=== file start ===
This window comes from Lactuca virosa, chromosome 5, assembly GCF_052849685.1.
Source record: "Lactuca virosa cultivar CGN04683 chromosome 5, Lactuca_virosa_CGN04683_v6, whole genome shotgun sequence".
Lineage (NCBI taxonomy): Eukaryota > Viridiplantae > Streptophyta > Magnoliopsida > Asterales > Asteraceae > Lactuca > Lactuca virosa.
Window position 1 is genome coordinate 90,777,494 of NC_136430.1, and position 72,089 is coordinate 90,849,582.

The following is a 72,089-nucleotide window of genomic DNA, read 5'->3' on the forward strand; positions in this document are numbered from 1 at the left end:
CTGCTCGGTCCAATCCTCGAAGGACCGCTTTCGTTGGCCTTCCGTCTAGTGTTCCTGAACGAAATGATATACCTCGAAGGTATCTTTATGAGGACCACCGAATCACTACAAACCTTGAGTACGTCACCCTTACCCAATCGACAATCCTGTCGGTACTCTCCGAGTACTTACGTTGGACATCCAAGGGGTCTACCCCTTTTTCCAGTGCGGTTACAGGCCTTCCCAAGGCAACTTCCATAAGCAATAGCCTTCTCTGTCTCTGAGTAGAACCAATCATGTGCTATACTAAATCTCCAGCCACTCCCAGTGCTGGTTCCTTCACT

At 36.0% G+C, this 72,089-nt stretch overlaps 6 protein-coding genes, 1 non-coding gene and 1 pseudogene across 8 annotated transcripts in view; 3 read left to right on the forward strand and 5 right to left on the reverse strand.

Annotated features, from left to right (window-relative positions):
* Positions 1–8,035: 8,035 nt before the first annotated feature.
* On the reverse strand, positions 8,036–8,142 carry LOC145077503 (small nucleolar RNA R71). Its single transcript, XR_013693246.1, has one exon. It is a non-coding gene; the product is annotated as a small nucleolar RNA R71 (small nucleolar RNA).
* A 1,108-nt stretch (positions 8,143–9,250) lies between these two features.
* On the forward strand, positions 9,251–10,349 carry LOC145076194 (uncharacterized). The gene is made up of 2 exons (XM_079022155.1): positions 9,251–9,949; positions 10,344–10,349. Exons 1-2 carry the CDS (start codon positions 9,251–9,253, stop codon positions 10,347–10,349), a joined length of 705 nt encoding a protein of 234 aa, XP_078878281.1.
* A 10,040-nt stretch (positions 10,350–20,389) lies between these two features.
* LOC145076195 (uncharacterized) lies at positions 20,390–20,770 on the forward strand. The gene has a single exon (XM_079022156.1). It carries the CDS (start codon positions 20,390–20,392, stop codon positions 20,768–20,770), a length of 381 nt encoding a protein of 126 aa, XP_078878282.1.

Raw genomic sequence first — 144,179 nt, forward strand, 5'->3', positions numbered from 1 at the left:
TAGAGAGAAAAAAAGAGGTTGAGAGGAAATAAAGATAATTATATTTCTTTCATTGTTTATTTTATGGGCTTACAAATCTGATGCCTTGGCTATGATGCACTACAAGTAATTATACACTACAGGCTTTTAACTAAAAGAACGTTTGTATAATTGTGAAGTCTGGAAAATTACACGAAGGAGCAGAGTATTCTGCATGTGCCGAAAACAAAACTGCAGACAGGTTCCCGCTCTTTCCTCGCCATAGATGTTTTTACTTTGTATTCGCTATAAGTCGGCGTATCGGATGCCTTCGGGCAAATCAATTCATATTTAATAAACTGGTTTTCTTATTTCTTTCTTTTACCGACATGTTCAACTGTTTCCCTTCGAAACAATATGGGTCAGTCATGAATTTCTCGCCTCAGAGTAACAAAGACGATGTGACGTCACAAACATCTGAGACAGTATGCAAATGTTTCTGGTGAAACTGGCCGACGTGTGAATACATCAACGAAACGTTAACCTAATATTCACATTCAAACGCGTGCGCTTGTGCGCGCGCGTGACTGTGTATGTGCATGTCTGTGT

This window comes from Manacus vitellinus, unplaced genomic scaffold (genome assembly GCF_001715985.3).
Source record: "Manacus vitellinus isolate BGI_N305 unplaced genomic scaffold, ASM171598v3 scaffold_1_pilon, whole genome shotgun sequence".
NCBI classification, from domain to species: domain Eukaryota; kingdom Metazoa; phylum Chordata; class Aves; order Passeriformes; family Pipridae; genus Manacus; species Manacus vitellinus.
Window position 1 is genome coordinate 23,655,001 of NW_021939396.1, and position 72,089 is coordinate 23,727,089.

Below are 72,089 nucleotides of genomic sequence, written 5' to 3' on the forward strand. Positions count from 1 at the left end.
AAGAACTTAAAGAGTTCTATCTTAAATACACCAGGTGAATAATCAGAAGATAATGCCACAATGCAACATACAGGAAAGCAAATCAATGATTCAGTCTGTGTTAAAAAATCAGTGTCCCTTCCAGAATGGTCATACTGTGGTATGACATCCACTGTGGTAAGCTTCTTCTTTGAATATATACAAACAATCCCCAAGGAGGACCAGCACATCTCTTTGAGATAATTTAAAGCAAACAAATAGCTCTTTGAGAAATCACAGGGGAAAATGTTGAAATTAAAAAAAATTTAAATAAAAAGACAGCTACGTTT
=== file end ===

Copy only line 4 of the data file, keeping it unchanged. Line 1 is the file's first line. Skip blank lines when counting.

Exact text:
Window position 1 is genome coordinate 90,777,494 of NC_136430.1, and position 72,089 is coordinate 90,849,582.